As shown in exhibit 1, the file crawler first identifies every image and video file in a given directory, including subdirectories. The frame extractor then separates each video into a sequence of unique frames, which will be processed as images. The extracted images from each video are saved in their own subdirectory. The current video sampling rate for DeepPatrol is one frame per second. In North America, the standard frame rate for video is 30 frames per second. For a two-minute video, then, 3,600 separate images could be extracted.
Next are two steps that use deep learning: the face detector and a pornography detection classifier. The face detector uses the Single Shot Scale-Invariant Face Detector (S3FD), a publicly available, real-time face detector that uses a single deep neural network with a variety of scales of faces. Neural networks are computational learning systems that use a network of functions to understand and translate a data input of one form into a desired output, usually in another form. The concept of the artificial neural network was inspired by human biology and the way neurons of the human brain function together to understand inputs from human senses. S3FD is particularly suited for detecting small faces.
Meanwhile, the pornography detection classifier uses OpenNSFW, a publicly available convolutional neural network developed by Yahoo, to detect pornography. A convolutional neural network is a specific type of neural network model designed for working with two-dimensional image data. The pornography detection classifier inputs an image and provides a probability score between zero and one. Scores greater than 0.8 indicate a high probability that the image is pornographic. Scores less than 0.2 indicate that the image is safe. The pornography detection classifier then converts the image to an RGB color format and, using the face cropper, resizes it to 256 by 256 pixels.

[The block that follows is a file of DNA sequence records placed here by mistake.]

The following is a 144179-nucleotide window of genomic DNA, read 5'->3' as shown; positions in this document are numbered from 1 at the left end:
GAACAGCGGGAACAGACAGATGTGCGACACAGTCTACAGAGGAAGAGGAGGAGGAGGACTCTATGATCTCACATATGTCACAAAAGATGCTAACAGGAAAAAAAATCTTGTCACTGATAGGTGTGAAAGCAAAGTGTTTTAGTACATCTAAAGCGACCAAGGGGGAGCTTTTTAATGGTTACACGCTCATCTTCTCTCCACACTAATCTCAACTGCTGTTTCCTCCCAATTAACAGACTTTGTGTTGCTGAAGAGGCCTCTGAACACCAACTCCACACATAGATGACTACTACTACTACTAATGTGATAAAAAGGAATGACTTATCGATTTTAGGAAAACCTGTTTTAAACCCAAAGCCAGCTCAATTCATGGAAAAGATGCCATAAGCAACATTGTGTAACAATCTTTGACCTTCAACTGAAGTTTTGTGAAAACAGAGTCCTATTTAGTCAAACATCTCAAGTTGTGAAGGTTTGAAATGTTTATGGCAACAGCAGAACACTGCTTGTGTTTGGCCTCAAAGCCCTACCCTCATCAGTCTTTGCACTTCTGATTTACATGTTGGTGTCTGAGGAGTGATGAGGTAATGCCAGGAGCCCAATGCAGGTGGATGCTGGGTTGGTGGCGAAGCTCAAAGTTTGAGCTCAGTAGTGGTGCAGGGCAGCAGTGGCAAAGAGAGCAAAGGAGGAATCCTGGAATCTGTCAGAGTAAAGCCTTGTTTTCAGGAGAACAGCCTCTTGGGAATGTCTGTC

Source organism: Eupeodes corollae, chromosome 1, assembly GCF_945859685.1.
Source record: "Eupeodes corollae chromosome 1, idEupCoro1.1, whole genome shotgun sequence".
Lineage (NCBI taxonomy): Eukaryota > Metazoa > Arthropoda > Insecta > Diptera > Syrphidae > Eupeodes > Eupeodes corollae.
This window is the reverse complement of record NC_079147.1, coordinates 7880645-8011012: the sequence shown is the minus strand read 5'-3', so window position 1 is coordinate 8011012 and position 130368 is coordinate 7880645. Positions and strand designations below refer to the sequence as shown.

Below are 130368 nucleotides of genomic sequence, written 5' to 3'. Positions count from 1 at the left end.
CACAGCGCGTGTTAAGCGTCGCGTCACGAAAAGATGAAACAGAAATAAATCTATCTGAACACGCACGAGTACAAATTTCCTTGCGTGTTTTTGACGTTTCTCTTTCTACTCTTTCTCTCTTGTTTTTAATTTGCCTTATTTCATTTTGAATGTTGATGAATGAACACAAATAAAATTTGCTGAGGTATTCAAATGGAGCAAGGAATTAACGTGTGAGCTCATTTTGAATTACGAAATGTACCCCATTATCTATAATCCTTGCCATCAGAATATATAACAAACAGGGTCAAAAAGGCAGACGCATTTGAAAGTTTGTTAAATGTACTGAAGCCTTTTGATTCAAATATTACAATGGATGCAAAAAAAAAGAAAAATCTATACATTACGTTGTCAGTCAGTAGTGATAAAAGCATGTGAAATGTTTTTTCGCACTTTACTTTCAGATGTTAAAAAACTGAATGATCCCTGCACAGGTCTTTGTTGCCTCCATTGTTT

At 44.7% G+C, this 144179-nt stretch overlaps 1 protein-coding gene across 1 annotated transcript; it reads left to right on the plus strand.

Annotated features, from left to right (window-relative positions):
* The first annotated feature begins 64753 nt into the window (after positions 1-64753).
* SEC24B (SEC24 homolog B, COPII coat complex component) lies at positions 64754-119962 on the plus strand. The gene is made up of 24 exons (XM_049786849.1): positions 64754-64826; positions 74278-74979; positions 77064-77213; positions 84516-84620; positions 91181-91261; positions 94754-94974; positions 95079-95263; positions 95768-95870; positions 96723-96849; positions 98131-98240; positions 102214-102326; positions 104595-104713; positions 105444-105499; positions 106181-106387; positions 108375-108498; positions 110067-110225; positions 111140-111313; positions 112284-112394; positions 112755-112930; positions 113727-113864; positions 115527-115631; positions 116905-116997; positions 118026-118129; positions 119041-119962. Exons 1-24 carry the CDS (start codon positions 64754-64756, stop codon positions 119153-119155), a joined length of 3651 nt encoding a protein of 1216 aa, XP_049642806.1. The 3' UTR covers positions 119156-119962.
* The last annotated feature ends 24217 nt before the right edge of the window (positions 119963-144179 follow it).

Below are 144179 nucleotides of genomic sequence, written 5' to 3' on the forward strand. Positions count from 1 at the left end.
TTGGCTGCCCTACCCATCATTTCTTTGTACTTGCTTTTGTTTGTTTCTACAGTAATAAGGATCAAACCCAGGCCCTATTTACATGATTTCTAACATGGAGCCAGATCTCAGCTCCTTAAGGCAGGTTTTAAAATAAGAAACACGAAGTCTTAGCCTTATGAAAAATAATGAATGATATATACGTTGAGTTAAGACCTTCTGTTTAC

The age estimator then takes the output from the face detector, pornography detection classifier, and face cropper to estimate the age of the person in the image. Pornographic images that contain minors are flagged as potentially being child sexual abuse materials. The estimated age and the pornography detection classifier score are sent to a log file.
In order for this framework to become a commercially viable computer forensics tool that criminal justice practitioners can use on active cases, additional research will be necessary. For example, the current run time for a case with approximately one million files — including frame extraction, face detection, age estimation, and nudity detection — is 39 hours. This is an intensive resource demand on any agency for any computer forensics process. Reducing the duration of the DeepPatrol process is an essential step in making this platform commercially viable.
The Defense Cybercrime Institute is currently evaluating DeepPatrol using case studies that involve closed investigations with known outcomes to determine whether the algorithms and processes used by DeepPatrol would meet the Daubert standard for repeatability, reliability, and acceptance by the scientific community.
Processing Large-Scale Computer Networks
In 2014, an NIJ-funded report by the RAND Corporation listed the lack of tools for examining computer networks as a continuing area of concern for state and local law enforcement in processing digital evidence. Large-scale computer networks — those that contain at least 5,000 devices, including computers, printers, and routers — are often identified as a potential source of digital evidence in investigations ranging from terrorism to economic crimes.
Digital forensic processing of large-scale computer networks entails some significant challenges when compared to traditional computer forensics. Large-scale computer networks involve diverse configurations, operating systems, applications, connectivity, hardware, and components. In a distributed computing system, data are more volatile and unpredictable than on standalone devices. Applications, resources attached to the network, differing configurations, data storage, or the network topology may obscure information that may be of evidentiary interest. Because networks may be distributed across multiple jurisdictions, only portions or segments of the data may be readily accessible to investigators in the jurisdiction(s) where the crime occurred.